Well, that settles it.
Treasuries suffered their first annual decline since 2009 — with long-term notes and bonds that mature in 10 years or more losing a hefty 12 percent. The bond market — junk bonds, Treasuries, mortgage bonds and so on — had its worst year in 14.
And by all accounts, the losses are far from over. Even the ever-conservative Wall Street crowd is forecasting a further rise in 10-year yields. The average target, according to Bloomberg, is 3.4 percent by the end of 2014. But for all the reasons I’ve been sharing for months, I think that will ultimately prove far too conservative.
|The Fed’s shift on QE is pushing bond yields higher and prices lower.|
One key factor is selling momentum. Ten-year note yields breached the 3 percent barrier for the first time in 2 ½ years as 2013 was coming to a close. When you pass through large, round numbers in the bond market, you often see follow-on selling from technically oriented investors who monitor those levels.
Another factor is the Federal Reserve’s total shift on quantitative easing. Just as I suspected, they agreed at their December meeting to start tapering QE by $10 billion per month. And since then, policymakers have followed up with comments and speeches suggesting they will lop an additional $10 billion off the program at every meeting this year. At least one official put a number as large as $20 billion on the table, assuming the economy continues to firm up.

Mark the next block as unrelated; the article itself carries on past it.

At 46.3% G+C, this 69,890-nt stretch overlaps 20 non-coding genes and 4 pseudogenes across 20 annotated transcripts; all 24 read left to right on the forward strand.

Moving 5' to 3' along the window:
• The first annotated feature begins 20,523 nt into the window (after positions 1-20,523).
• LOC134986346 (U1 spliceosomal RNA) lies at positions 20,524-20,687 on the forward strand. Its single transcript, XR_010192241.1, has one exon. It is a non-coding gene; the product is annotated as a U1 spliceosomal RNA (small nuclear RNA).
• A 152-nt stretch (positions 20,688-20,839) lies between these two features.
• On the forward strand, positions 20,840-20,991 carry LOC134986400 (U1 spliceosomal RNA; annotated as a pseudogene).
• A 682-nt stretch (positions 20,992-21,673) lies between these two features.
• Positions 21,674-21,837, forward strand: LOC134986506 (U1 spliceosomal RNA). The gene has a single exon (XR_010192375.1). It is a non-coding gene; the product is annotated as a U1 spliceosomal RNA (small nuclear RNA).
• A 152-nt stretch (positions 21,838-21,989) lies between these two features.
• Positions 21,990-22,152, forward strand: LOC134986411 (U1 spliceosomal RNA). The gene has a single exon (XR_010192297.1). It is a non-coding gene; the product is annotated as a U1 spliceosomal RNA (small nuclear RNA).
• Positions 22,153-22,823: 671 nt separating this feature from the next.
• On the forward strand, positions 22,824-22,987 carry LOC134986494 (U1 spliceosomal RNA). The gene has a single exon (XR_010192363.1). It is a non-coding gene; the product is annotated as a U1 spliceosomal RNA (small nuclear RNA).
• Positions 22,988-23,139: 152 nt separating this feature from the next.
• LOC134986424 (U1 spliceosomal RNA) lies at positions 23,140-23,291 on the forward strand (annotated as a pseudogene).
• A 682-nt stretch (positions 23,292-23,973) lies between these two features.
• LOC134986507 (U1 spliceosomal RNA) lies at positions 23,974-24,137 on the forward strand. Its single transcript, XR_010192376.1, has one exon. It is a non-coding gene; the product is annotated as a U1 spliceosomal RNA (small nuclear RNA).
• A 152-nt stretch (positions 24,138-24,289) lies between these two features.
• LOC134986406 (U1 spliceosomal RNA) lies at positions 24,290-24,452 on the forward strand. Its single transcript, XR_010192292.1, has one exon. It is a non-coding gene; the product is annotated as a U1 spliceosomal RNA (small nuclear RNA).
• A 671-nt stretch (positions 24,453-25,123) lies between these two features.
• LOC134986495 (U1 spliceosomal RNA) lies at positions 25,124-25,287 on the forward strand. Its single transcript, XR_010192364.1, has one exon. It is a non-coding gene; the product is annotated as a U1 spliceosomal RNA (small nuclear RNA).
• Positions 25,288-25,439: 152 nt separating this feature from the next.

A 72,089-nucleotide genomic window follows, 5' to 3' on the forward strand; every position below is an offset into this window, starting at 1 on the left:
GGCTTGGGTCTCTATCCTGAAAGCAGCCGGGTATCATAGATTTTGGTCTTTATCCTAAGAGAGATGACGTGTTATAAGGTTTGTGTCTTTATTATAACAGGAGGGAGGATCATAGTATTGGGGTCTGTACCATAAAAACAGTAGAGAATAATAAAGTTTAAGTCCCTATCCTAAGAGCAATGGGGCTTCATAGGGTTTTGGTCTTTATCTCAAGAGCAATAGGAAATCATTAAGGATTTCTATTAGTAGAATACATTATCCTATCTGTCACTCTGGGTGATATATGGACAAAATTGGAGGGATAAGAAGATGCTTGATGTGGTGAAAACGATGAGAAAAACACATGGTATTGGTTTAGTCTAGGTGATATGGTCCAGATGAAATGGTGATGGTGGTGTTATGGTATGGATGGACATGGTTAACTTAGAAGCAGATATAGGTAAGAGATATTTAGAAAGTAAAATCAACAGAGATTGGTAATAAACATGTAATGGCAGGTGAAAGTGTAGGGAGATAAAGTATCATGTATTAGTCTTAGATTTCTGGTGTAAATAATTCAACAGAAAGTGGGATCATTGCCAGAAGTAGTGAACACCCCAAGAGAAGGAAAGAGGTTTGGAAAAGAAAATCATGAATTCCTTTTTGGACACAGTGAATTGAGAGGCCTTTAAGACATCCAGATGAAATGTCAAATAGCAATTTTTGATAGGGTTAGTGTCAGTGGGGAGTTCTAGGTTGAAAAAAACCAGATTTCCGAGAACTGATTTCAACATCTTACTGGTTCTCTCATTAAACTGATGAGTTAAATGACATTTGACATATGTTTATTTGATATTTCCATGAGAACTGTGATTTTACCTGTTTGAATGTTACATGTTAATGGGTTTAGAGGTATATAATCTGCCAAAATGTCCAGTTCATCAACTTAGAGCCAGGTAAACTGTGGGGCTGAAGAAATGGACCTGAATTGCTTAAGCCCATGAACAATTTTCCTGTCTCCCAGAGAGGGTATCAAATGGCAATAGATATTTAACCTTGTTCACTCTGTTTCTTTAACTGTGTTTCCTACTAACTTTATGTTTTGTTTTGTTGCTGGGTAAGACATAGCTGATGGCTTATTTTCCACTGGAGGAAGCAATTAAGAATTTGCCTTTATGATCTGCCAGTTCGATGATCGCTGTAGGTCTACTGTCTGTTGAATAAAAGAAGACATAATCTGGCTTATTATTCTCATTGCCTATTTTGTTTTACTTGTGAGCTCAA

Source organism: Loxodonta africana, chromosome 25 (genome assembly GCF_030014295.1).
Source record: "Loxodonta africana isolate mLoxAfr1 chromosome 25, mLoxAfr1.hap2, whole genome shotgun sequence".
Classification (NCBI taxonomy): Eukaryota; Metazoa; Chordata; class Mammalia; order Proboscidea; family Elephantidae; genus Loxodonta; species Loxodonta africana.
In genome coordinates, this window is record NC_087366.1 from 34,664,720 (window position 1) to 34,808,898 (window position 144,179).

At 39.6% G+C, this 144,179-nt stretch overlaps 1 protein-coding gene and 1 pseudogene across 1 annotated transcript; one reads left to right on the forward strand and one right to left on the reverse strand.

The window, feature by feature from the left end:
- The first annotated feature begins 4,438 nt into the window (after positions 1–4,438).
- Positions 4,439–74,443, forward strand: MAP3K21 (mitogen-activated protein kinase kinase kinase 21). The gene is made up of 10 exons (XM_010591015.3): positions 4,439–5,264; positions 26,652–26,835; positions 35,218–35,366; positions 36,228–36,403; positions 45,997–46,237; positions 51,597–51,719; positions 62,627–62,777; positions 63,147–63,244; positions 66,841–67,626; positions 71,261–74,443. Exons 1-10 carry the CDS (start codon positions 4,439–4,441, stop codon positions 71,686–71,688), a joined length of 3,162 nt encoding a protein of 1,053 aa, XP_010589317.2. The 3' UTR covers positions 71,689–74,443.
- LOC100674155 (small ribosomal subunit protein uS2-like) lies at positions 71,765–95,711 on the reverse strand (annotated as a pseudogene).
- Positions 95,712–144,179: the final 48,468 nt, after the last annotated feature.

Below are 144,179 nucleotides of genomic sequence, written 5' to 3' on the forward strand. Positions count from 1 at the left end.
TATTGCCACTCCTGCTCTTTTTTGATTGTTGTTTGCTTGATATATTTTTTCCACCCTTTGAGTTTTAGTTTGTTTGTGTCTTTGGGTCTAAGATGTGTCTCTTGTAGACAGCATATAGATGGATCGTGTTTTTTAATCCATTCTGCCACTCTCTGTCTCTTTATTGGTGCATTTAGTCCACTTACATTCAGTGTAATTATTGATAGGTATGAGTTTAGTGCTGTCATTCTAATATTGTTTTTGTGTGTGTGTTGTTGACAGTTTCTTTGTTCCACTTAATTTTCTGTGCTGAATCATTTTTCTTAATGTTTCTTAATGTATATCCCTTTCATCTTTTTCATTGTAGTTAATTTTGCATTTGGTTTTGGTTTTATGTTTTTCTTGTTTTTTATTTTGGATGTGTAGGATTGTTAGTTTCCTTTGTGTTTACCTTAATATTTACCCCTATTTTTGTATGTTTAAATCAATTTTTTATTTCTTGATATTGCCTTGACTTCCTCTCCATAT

We’re definitely still on track in that department. Around the holidays, we learned that durable-goods orders shot up by 3.5 percent in November, while a subindex that tracks business investment rose at the fastest pace since January. Jobless-claims figures have been fairly positive, while GDP growth for the third quarter was revised up to a greater-than-expected 4.1 percent rate.
Home sales have cooled a bit, as you might expect, what with mortgage rates rising. But the Fed has been fairly sanguine about the easing off of momentum because other parts of the economy are picking up the slack.
Long story short? I would still recommend staying the heck away from bonds in 2014, just like I recommended staying the heck away from them in 2013. If you’re a more aggressive investor, you can consider specialized investments designed to help you profit from the great bull market in interest rates.
And despite the mess in the bond market, there are plenty of profit opportunities presenting themselves in other areas. I’ll do my best to guide you to them now that the calendar has turned and a new year is upon us!
Until next time,